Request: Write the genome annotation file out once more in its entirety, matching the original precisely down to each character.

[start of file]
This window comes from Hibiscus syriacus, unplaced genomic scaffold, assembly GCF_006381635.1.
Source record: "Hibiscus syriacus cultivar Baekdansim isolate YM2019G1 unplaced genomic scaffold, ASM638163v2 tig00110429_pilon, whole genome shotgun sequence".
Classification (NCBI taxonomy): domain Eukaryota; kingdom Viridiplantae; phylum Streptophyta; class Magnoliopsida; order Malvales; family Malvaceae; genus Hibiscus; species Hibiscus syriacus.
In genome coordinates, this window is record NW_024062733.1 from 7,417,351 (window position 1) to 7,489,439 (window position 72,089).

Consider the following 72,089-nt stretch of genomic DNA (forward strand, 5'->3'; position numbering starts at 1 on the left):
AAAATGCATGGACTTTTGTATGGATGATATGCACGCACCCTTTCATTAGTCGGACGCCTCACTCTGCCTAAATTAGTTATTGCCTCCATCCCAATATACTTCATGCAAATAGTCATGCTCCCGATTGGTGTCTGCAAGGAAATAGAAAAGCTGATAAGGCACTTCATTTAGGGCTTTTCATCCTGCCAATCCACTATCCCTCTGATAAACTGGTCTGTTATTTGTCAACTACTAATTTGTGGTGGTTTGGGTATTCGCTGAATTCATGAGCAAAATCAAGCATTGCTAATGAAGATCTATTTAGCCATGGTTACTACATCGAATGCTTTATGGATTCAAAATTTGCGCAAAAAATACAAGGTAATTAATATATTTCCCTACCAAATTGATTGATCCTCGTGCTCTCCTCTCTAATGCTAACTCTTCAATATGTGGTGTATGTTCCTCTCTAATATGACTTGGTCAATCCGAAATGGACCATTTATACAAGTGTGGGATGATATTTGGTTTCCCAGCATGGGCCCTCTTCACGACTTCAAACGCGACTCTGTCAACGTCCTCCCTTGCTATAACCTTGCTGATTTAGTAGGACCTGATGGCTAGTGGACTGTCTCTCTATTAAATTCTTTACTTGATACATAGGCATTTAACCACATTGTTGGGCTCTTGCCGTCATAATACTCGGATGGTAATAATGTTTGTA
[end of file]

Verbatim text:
This window comes from Hibiscus syriacus, unplaced genomic scaffold, assembly GCF_006381635.1.
Source record: "Hibiscus syriacus cultivar Baekdansim isolate YM2019G1 unplaced genomic scaffold, ASM638163v2 tig00110429_pilon, whole genome shotgun sequence".
Classification (NCBI taxonomy): domain Eukaryota; kingdom Viridiplantae; phylum Streptophyta; class Magnoliopsida; order Malvales; family Malvaceae; genus Hibiscus; species Hibiscus syriacus.
In genome coordinates, this window is record NW_024062733.1 from 7,417,351 (window position 1) to 7,489,439 (window position 72,089).

Consider the following 72,089-nt stretch of genomic DNA (forward strand, 5'->3'; position numbering starts at 1 on the left):
AAAATGCATGGACTTTTGTATGGATGATATGCACGCACCCTTTCATTAGTCGGACGCCTCACTCTGCCTAAATTAGTTATTGCCTCCATCCCAATATACTTCATGCAAATAGTCATGCTCCCGATTGGTGTCTGCAAGGAAATAGAAAAGCTGATAAGGCACTTCATTTAGGGCTTTTCATCCTGCCAATCCACTATCCCTCTGATAAACTGGTCTGTTATTTGTCAACTACTAATTTGTGGTGGTTTGGGTATTCGCTGAATTCATGAGCAAAATCAAGCATTGCTAATGAAGATCTATTTAGCCATGGTTACTACATCGAATGCTTTATGGATTCAAAATTTGCGCAAAAAATACAAGGTAATTAATATATTTCCCTACCAAATTGATTGATCCTCGTGCTCTCCTCTCTAATGCTAACTCTTCAATATGTGGTGTATGTTCCTCTCTAATATGACTTGGTCAATCCGAAATGGACCATTTATACAAGTGTGGGATGATATTTGGTTTCCCAGCATGGGCCCTCTTCACGACTTCAAACGCGACTCTGTCAACGTCCTCCCTTGCTATAACCTTGCTGATTTAGTAGGACCTGATGGCTAGTGGACTGTCTCTCTATTAAATTCTTTACTTGATACATAGGCATTTAACCACATTGTTGGGCTCTTGCCGTCATAATACTCGGATGGTAATAATGTTTGTA